Did I say "practical?" I guess I meant "layman's terms." lol thanks.hakukani said:This is my personal definition.
A dark sound contains less harmonic content than a bright one.
My feeling is that brightness is determined primarily by the relative amplitude of the 3rd through the 8th harmonic to the first three harmonics.
The upper harmonics, the 9th through ~14th or 15th harmonic determine edge.
Some folks would disagree with this however, because 'warm' 'dark' 'bright' 'round' 'edgy' are all subjective descriptions of saxophone timbre.
The timbre of a note can be affected by amplitude. The louder you play, the more complex the sound.Leon said:On a related subject, I hear people say "I tend to play dark" or "I tend to play bright". Why? What causes this? How can one darken or brighten ones playing without changing gear?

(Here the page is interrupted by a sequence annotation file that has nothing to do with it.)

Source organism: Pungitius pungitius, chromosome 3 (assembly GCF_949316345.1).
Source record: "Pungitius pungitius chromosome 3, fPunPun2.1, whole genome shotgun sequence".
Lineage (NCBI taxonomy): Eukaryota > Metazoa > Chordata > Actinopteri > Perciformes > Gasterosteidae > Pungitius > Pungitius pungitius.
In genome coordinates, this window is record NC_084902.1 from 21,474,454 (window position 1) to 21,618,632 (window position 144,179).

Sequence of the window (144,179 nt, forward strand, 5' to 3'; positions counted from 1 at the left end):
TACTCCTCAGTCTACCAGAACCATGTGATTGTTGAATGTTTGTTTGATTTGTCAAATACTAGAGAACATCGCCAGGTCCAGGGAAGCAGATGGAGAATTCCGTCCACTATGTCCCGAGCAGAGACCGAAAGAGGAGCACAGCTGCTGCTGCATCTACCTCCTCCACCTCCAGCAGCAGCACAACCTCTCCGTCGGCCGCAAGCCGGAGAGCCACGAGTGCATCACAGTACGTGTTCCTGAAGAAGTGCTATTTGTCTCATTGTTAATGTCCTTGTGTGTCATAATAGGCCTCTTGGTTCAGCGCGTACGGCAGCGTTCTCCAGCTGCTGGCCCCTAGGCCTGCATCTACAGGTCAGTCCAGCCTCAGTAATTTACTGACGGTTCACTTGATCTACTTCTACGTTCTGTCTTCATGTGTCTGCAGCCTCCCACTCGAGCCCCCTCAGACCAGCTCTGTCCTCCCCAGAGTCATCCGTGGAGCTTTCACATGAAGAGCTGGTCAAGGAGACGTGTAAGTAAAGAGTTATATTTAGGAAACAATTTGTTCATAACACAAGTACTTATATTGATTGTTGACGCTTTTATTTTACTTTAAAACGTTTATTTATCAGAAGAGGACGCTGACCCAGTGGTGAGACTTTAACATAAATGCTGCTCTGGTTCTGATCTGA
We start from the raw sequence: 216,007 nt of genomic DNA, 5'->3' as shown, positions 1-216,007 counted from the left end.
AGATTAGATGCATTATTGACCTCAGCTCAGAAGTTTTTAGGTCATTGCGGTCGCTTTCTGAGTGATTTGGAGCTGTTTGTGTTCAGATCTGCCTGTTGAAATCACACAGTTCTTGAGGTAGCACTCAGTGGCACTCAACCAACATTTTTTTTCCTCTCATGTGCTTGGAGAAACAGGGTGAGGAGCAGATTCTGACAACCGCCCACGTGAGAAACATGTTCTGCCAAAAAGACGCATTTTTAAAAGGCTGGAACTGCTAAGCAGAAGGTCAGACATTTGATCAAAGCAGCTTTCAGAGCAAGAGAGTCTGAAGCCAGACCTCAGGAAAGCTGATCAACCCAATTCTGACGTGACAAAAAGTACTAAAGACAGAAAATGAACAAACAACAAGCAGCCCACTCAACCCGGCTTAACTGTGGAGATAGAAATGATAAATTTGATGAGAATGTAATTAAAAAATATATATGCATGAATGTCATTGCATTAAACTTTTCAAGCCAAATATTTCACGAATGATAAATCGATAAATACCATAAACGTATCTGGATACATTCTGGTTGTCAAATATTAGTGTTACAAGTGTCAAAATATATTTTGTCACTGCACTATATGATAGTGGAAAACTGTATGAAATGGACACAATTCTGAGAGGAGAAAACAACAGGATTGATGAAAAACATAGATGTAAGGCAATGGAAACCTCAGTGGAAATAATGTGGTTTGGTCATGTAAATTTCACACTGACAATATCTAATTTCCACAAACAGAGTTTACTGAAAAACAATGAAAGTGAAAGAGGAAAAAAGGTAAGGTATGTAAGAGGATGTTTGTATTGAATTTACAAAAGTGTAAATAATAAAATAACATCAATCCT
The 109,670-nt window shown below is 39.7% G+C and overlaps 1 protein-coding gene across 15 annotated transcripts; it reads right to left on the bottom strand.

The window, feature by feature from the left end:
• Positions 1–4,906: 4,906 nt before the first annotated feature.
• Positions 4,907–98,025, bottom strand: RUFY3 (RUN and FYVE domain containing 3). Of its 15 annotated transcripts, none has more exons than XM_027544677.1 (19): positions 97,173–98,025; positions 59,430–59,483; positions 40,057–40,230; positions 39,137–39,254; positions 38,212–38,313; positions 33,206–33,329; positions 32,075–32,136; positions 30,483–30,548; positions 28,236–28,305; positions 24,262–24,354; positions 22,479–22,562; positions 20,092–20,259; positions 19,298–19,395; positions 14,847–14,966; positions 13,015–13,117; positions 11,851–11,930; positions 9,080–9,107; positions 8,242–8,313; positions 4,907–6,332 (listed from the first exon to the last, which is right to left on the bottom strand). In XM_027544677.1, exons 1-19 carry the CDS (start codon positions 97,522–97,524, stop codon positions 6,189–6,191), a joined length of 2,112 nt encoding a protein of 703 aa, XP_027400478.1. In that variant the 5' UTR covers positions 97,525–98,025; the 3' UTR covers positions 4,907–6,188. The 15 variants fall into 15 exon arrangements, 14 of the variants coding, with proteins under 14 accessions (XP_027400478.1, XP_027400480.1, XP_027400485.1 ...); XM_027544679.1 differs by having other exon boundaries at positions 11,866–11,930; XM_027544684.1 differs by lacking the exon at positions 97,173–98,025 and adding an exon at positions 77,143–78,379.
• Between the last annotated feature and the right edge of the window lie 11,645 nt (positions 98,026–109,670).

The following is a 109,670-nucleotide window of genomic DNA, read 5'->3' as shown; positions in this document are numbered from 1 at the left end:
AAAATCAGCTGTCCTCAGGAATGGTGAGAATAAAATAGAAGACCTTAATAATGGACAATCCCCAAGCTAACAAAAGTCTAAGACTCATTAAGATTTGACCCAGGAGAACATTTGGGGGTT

It's a complex system, so, as usual, there are no 'simple' answers.bfoster64 said:I always thought people who said that were referring to the reed and/or mouthpiece they like to use. People who use a soft reed will sound bright, even on a dark mouthpiece. The softer reeds vibrate more easily so there are more high partials in the sound.
So, Dave, what was your impression of the Handcraft at the time?Dave Dolson said:At a recent gig we had a substitute alto player. I've always admired this guy's sound. He had an old Martin alto (1920's vintage) and I had my Ref 54 alto. Before the gig, we switched horns. He played a few scales and arpeggios, then handed the Ref 54 back to me and said, "Nice and bright." DAVE